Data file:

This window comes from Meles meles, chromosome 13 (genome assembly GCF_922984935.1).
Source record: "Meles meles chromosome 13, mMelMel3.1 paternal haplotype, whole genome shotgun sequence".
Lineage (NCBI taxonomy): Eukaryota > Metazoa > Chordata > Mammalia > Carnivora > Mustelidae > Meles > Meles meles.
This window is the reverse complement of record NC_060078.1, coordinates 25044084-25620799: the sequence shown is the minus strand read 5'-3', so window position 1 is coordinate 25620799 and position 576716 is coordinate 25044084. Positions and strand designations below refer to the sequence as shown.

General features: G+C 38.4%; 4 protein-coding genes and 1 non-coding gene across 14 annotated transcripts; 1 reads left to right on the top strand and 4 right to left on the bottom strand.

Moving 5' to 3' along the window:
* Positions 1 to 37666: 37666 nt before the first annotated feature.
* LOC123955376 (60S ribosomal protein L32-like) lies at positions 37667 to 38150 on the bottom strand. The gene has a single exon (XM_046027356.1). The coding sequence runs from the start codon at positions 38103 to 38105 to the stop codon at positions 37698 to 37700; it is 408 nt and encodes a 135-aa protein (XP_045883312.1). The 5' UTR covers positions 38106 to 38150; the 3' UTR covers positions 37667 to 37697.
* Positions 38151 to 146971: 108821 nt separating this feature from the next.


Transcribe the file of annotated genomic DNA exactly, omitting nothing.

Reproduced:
This window comes from Meles meles, chromosome 13 (genome assembly GCF_922984935.1).
Source record: "Meles meles chromosome 13, mMelMel3.1 paternal haplotype, whole genome shotgun sequence".
Lineage (NCBI taxonomy): Eukaryota > Metazoa > Chordata > Mammalia > Carnivora > Mustelidae > Meles > Meles meles.
This window is the reverse complement of record NC_060078.1, coordinates 25044084-25620799: the sequence shown is the minus strand read 5'-3', so window position 1 is coordinate 25620799 and position 576716 is coordinate 25044084. Positions and strand designations below refer to the sequence as shown.

General features: G+C 38.4%; 4 protein-coding genes and 1 non-coding gene across 14 annotated transcripts; 1 reads left to right on the top strand and 4 right to left on the bottom strand.

Moving 5' to 3' along the window:
* Positions 1 to 37666: 37666 nt before the first annotated feature.
* LOC123955376 (60S ribosomal protein L32-like) lies at positions 37667 to 38150 on the bottom strand. The gene has a single exon (XM_046027356.1). The coding sequence runs from the start codon at positions 38103 to 38105 to the stop codon at positions 37698 to 37700; it is 408 nt and encodes a 135-aa protein (XP_045883312.1). The 5' UTR covers positions 38106 to 38150; the 3' UTR covers positions 37667 to 37697.
* Positions 38151 to 146971: 108821 nt separating this feature from the next.